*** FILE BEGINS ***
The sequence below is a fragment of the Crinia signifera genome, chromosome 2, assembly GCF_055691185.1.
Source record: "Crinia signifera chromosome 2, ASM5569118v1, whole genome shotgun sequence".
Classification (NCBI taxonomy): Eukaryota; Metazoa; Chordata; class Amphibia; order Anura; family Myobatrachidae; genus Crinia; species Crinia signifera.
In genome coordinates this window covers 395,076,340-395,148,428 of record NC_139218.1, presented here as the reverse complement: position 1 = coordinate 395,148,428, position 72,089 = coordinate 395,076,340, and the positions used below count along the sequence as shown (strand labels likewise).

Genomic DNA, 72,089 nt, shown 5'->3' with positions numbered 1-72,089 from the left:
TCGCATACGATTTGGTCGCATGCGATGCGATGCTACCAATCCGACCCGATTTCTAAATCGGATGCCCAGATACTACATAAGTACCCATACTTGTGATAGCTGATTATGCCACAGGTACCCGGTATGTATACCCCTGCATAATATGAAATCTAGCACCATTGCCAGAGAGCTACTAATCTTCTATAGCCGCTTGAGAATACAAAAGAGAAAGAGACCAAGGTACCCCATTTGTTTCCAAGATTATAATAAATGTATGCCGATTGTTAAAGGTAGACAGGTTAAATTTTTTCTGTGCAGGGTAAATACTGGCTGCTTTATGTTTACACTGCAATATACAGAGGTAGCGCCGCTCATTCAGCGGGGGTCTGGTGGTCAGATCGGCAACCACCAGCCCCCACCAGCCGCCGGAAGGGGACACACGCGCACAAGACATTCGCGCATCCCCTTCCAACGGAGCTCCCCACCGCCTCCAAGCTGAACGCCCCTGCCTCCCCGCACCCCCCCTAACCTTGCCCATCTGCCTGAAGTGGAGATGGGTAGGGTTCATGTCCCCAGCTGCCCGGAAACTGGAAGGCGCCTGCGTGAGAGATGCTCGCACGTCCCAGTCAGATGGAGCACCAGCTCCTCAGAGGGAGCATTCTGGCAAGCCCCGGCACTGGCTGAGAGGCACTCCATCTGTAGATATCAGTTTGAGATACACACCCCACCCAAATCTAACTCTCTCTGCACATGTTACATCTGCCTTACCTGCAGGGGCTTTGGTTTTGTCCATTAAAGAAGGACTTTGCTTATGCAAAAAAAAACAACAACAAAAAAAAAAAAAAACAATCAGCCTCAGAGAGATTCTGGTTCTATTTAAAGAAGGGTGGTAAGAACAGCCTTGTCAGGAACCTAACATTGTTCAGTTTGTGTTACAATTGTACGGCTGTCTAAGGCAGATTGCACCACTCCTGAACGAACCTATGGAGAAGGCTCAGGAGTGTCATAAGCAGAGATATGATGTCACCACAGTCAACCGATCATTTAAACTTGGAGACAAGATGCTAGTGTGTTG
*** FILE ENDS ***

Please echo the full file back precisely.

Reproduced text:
The sequence below is a fragment of the Crinia signifera genome, chromosome 2, assembly GCF_055691185.1.
Source record: "Crinia signifera chromosome 2, ASM5569118v1, whole genome shotgun sequence".
Classification (NCBI taxonomy): Eukaryota; Metazoa; Chordata; class Amphibia; order Anura; family Myobatrachidae; genus Crinia; species Crinia signifera.
In genome coordinates this window covers 395,076,340-395,148,428 of record NC_139218.1, presented here as the reverse complement: position 1 = coordinate 395,148,428, position 72,089 = coordinate 395,076,340, and the positions used below count along the sequence as shown (strand labels likewise).

Genomic DNA, 72,089 nt, shown 5'->3' with positions numbered 1-72,089 from the left:
TCGCATACGATTTGGTCGCATGCGATGCGATGCTACCAATCCGACCCGATTTCTAAATCGGATGCCCAGATACTACATAAGTACCCATACTTGTGATAGCTGATTATGCCACAGGTACCCGGTATGTATACCCCTGCATAATATGAAATCTAGCACCATTGCCAGAGAGCTACTAATCTTCTATAGCCGCTTGAGAATACAAAAGAGAAAGAGACCAAGGTACCCCATTTGTTTCCAAGATTATAATAAATGTATGCCGATTGTTAAAGGTAGACAGGTTAAATTTTTTCTGTGCAGGGTAAATACTGGCTGCTTTATGTTTACACTGCAATATACAGAGGTAGCGCCGCTCATTCAGCGGGGGTCTGGTGGTCAGATCGGCAACCACCAGCCCCCACCAGCCGCCGGAAGGGGACACACGCGCACAAGACATTCGCGCATCCCCTTCCAACGGAGCTCCCCACCGCCTCCAAGCTGAACGCCCCTGCCTCCCCGCACCCCCCCTAACCTTGCCCATCTGCCTGAAGTGGAGATGGGTAGGGTTCATGTCCCCAGCTGCCCGGAAACTGGAAGGCGCCTGCGTGAGAGATGCTCGCACGTCCCAGTCAGATGGAGCACCAGCTCCTCAGAGGGAGCATTCTGGCAAGCCCCGGCACTGGCTGAGAGGCACTCCATCTGTAGATATCAGTTTGAGATACACACCCCACCCAAATCTAACTCTCTCTGCACATGTTACATCTGCCTTACCTGCAGGGGCTTTGGTTTTGTCCATTAAAGAAGGACTTTGCTTATGCAAAAAAAAACAACAACAAAAAAAAAAAAAAACAATCAGCCTCAGAGAGATTCTGGTTCTATTTAAAGAAGGGTGGTAAGAACAGCCTTGTCAGGAACCTAACATTGTTCAGTTTGTGTTACAATTGTACGGCTGTCTAAGGCAGATTGCACCACTCCTGAACGAACCTATGGAGAAGGCTCAGGAGTGTCATAAGCAGAGATATGATGTCACCACAGTCAACCGATCATTTAAACTTGGAGACAAGATGCTAGTGTGTTG